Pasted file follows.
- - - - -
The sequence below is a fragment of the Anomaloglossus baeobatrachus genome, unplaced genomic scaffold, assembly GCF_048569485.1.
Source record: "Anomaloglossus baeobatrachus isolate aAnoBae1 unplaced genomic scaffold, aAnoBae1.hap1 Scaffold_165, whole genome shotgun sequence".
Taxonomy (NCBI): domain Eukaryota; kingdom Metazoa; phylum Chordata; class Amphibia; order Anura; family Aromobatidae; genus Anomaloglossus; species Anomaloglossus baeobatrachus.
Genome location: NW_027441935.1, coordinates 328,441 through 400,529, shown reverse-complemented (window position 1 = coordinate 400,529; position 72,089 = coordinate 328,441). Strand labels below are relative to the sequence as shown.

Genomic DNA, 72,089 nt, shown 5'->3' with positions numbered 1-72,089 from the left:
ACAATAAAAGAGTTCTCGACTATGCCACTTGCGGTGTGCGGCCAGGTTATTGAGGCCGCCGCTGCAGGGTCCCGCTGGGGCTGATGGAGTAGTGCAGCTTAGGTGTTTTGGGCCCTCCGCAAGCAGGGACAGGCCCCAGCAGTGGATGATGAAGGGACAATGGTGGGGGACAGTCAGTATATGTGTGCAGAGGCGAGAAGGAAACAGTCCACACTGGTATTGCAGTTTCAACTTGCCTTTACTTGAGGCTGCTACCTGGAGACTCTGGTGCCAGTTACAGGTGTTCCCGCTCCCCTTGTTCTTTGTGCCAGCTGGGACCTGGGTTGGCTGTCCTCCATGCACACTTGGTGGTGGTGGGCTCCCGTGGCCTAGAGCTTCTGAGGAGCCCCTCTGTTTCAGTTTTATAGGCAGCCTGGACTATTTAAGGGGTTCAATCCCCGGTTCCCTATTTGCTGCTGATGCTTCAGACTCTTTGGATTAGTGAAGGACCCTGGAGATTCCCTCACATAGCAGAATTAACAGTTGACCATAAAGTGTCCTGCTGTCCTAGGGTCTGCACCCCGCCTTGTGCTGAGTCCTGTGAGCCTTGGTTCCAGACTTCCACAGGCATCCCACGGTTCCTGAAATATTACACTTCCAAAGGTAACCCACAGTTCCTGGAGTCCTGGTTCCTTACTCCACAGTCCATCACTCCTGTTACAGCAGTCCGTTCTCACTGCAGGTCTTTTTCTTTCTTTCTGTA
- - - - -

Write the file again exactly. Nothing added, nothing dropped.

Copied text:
The sequence below is a fragment of the Anomaloglossus baeobatrachus genome, unplaced genomic scaffold, assembly GCF_048569485.1.
Source record: "Anomaloglossus baeobatrachus isolate aAnoBae1 unplaced genomic scaffold, aAnoBae1.hap1 Scaffold_165, whole genome shotgun sequence".
Taxonomy (NCBI): domain Eukaryota; kingdom Metazoa; phylum Chordata; class Amphibia; order Anura; family Aromobatidae; genus Anomaloglossus; species Anomaloglossus baeobatrachus.
Genome location: NW_027441935.1, coordinates 328,441 through 400,529, shown reverse-complemented (window position 1 = coordinate 400,529; position 72,089 = coordinate 328,441). Strand labels below are relative to the sequence as shown.

Genomic DNA, 72,089 nt, shown 5'->3' with positions numbered 1-72,089 from the left:
ACAATAAAAGAGTTCTCGACTATGCCACTTGCGGTGTGCGGCCAGGTTATTGAGGCCGCCGCTGCAGGGTCCCGCTGGGGCTGATGGAGTAGTGCAGCTTAGGTGTTTTGGGCCCTCCGCAAGCAGGGACAGGCCCCAGCAGTGGATGATGAAGGGACAATGGTGGGGGACAGTCAGTATATGTGTGCAGAGGCGAGAAGGAAACAGTCCACACTGGTATTGCAGTTTCAACTTGCCTTTACTTGAGGCTGCTACCTGGAGACTCTGGTGCCAGTTACAGGTGTTCCCGCTCCCCTTGTTCTTTGTGCCAGCTGGGACCTGGGTTGGCTGTCCTCCATGCACACTTGGTGGTGGTGGGCTCCCGTGGCCTAGAGCTTCTGAGGAGCCCCTCTGTTTCAGTTTTATAGGCAGCCTGGACTATTTAAGGGGTTCAATCCCCGGTTCCCTATTTGCTGCTGATGCTTCAGACTCTTTGGATTAGTGAAGGACCCTGGAGATTCCCTCACATAGCAGAATTAACAGTTGACCATAAAGTGTCCTGCTGTCCTAGGGTCTGCACCCCGCCTTGTGCTGAGTCCTGTGAGCCTTGGTTCCAGACTTCCACAGGCATCCCACGGTTCCTGAAATATTACACTTCCAAAGGTAACCCACAGTTCCTGGAGTCCTGGTTCCTTACTCCACAGTCCATCACTCCTGTTACAGCAGTCCGTTCTCACTGCAGGTCTTTTTCTTTCTTTCTGTA